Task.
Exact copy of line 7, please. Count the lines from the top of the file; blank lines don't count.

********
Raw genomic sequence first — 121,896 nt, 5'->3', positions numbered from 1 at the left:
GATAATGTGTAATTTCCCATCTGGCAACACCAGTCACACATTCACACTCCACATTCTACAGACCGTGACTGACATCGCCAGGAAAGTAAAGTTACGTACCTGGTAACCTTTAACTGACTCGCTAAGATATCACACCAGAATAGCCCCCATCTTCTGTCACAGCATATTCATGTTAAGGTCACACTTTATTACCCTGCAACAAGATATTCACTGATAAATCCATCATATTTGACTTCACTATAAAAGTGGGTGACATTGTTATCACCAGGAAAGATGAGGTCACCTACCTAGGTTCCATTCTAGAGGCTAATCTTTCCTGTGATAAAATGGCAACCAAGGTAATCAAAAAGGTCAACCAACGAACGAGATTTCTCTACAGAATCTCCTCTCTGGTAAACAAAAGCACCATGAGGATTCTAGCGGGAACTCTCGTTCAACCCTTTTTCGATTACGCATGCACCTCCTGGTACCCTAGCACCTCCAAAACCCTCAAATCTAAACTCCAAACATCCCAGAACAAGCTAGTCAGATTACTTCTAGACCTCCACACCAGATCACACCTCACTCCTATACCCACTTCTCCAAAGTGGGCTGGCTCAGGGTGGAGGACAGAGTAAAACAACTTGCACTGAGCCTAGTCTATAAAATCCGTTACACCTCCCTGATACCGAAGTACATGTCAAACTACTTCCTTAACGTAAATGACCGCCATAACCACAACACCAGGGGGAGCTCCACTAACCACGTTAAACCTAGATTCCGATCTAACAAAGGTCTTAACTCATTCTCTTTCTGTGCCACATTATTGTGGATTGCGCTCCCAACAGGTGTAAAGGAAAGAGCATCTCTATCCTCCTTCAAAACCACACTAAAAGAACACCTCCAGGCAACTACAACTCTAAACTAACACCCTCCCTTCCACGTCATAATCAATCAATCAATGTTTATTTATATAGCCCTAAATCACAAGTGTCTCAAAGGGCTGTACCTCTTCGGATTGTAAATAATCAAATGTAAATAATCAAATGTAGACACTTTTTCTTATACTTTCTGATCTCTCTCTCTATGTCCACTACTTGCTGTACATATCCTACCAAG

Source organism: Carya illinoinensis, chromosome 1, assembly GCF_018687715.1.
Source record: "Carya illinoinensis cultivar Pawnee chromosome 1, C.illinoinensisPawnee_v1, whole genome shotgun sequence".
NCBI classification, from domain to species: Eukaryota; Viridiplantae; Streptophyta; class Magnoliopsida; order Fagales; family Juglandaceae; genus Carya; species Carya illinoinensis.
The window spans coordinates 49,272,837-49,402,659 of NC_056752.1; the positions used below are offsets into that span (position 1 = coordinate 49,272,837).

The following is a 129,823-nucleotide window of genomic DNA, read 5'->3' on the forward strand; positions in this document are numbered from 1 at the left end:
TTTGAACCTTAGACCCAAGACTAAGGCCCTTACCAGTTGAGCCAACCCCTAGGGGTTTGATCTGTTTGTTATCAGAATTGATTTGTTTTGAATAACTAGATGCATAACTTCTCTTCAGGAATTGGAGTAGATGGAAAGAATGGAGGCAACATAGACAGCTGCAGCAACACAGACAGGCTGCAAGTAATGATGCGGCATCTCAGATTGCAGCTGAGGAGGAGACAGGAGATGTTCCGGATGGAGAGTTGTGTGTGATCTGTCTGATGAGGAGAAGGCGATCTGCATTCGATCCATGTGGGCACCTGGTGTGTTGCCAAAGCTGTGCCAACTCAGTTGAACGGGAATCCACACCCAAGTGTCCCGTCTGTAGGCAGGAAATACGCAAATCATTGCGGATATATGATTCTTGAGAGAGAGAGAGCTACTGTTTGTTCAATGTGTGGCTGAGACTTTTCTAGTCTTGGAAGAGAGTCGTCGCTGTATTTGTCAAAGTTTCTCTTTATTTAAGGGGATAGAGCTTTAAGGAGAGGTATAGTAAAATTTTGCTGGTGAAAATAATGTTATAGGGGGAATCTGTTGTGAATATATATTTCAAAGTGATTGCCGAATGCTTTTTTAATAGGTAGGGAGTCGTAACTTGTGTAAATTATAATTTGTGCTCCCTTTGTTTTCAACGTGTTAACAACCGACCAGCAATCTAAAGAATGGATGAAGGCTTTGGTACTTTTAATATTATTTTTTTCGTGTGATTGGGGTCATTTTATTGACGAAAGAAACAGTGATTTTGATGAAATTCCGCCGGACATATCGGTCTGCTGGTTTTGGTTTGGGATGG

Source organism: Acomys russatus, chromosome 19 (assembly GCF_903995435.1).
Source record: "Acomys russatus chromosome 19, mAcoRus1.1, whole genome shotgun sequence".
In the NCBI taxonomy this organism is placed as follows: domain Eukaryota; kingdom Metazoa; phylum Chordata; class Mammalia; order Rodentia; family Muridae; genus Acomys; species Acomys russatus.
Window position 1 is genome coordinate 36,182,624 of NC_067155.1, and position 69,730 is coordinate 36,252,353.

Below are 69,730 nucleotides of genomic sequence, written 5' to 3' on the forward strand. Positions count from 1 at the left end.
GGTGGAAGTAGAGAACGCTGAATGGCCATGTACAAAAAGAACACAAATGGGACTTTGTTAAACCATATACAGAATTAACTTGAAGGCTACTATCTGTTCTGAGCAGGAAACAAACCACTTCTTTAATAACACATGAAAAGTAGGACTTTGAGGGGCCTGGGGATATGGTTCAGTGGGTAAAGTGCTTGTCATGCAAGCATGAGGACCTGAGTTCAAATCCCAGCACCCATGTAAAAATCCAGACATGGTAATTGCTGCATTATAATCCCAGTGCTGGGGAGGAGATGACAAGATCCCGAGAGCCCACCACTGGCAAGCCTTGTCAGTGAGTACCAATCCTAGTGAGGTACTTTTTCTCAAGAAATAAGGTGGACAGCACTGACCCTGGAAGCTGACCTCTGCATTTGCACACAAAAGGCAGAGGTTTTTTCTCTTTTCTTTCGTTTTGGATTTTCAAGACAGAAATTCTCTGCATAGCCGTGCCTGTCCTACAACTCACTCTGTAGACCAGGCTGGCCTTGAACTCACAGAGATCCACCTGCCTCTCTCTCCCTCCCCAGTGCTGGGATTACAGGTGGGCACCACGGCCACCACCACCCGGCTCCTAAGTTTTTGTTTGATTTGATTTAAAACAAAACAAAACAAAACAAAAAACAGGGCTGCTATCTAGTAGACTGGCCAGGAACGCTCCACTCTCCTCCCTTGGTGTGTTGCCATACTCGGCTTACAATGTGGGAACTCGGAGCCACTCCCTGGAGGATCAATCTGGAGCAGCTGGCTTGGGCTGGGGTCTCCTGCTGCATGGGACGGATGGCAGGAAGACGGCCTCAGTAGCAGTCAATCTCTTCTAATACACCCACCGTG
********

The following is a 129,823-nucleotide window of genomic DNA, read 5'->3' on the forward strand; positions in this document are numbered from 1 at the left end: